Remote teamwork anecdotes

Roy Smith roy at
Tue Mar 21 05:30:00 CET 2006

In article <1hcigpy.13ky51j19u3eevN%aleaxit at>,
 aleaxit at (Alex Martelli) wrote:

> And even if I'm wrong, and a Joe Supercoder I've never met
> works best with 3 days a week of solo effort, 3 days of solo coding plus
> 2 of strong in-person interaction is NOT the same thing as, say, 3
> _weeks_ of solo coding plus 2 of close in-person presence.

It's not hard to imagine somebody locking themselves in a cave, coding like 
mad for a week, and producing reams of working code.  What *is* hard to 
imagine is that somewhere along the line they didn't get off on some 
bizarre design tangent and what they produced is reams of code that works, 
but does the wrong thing, or in the wrong way, or just plain isn't what we 

I think the real advantage to pair programming is that it gives you lots of 
small course corrections, before you're emotionally invested in The Wrong 
Thing.  We sit down together, I come up with a brilliant idea, and you 
shoot it down.  We argue about it for a while, and 10 minutes later I 
(hopefully) see the error of my ways and we set off again in the right 
direction.  Contrast that with me showing up with a week's worth of code 
and you pointing out a fundamental design flaw I made four and a half days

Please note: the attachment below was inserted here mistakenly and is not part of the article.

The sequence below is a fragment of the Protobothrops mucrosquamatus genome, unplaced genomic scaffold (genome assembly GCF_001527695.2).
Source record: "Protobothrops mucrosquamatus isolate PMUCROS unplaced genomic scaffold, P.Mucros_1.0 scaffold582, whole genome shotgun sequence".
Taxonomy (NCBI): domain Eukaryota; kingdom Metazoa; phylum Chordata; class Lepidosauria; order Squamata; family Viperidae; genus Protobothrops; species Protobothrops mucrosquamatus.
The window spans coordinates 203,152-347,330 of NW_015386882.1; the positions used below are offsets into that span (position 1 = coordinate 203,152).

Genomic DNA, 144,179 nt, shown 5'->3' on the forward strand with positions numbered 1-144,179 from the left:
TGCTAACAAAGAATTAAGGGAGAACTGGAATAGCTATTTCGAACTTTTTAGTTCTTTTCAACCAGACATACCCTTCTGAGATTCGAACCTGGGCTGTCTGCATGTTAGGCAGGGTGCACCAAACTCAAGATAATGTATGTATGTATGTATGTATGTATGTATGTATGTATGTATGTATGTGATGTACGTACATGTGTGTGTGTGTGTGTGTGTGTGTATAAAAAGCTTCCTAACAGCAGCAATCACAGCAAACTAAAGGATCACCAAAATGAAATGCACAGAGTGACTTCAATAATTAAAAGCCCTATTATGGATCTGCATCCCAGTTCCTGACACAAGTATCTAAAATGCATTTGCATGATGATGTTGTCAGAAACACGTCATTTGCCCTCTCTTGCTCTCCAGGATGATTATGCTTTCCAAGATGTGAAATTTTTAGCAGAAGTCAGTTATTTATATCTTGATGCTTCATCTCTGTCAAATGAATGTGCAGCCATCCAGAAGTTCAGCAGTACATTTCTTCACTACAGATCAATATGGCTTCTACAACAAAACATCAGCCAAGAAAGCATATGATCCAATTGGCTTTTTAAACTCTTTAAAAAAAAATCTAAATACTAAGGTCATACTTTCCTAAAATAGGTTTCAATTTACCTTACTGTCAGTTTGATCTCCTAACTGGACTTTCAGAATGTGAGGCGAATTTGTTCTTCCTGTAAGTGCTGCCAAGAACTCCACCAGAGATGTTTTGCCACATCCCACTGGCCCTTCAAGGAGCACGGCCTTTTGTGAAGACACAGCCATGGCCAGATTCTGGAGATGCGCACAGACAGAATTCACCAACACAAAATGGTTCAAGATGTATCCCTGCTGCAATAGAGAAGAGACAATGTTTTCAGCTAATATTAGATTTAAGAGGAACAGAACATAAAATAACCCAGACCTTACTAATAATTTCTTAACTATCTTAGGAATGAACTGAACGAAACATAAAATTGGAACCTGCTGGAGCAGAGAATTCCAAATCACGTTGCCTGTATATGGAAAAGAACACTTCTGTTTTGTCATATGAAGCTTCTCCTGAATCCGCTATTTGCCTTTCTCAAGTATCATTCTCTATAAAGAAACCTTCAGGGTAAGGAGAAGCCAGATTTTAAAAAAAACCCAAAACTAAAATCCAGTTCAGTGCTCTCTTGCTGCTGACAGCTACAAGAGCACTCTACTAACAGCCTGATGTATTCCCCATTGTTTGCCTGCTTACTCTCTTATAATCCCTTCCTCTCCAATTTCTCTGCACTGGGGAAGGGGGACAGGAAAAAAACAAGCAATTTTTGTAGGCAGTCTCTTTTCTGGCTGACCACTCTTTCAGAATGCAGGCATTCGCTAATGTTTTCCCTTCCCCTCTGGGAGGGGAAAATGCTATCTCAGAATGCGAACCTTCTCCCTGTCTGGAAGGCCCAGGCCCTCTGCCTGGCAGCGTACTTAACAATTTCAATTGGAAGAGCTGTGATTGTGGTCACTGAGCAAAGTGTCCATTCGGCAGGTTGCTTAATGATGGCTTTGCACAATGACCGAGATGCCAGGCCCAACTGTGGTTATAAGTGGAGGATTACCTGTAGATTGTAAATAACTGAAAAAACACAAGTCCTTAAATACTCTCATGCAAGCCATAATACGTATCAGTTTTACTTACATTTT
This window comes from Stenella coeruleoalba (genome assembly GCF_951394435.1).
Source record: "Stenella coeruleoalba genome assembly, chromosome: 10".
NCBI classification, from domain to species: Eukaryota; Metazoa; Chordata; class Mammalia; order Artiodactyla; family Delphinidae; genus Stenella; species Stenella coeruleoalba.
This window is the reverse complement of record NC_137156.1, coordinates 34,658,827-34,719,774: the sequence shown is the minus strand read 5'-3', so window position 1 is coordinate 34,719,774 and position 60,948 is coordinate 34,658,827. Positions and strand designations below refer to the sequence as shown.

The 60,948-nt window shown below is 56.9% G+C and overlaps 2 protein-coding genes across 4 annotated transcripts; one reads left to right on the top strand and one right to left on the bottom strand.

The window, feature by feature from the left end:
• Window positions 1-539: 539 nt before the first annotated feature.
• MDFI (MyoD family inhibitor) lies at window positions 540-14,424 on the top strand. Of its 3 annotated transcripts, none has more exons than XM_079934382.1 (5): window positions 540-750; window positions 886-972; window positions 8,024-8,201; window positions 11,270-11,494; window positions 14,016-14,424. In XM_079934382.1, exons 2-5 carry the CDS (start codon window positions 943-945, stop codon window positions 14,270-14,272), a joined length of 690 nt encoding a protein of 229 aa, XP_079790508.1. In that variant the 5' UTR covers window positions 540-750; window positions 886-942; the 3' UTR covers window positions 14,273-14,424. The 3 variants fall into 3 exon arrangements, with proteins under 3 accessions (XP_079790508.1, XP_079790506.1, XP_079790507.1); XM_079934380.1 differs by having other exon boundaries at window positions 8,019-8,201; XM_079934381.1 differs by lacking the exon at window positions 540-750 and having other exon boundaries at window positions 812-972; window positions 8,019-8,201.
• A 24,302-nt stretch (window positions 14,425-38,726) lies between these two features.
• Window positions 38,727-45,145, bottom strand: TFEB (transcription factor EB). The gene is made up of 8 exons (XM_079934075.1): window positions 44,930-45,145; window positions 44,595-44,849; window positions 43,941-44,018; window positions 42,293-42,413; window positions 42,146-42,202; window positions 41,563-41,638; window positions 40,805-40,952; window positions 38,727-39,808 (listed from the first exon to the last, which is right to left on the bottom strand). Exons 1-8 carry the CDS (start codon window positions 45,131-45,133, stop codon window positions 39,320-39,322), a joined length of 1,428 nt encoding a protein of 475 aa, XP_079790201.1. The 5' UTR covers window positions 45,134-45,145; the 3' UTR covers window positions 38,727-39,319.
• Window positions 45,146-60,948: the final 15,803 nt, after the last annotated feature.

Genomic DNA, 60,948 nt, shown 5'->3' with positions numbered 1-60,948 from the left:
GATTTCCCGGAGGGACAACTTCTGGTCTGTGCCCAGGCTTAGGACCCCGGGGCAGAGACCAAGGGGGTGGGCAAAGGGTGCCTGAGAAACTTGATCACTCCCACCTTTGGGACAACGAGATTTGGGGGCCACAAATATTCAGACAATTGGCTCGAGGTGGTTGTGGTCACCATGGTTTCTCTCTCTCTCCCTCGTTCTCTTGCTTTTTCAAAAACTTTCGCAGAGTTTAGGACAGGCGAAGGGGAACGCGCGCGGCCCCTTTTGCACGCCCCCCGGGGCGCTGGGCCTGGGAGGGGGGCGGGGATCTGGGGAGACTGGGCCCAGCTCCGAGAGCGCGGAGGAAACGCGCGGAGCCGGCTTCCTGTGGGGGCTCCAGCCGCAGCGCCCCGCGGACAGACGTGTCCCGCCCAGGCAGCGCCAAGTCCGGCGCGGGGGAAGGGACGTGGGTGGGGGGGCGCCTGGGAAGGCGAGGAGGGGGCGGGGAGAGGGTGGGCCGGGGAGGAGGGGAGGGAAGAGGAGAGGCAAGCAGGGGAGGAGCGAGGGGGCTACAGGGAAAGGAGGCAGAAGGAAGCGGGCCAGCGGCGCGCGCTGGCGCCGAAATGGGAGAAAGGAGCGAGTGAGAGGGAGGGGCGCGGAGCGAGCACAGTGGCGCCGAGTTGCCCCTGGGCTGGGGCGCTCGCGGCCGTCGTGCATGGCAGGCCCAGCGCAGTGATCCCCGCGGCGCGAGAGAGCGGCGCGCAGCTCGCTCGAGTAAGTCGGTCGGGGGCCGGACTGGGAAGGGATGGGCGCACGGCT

ago.  By this point, I've got so much invested in the code, I'm more likely 
to just dig my heels in.  It's just too painful to admit at this point that 
everything I did last week is garbage.

Pair programming is not easy.  One of the hard things is to learn to let 
go.  I can't tell you how many times I've been sure I'm right, but decided 
to let my partner have his way because otherwise we'd make no progress, 
only to have him volunteer 15 minutes later, "Hmmm, maybe you were right 
after all".  Actually, I can tell you.  It's about the same amount of times 
it's happened in the other direction.  Sometimes the best way to win an 
argument is to take a dive and give the other guy enough rope to hang 
himself with :-)

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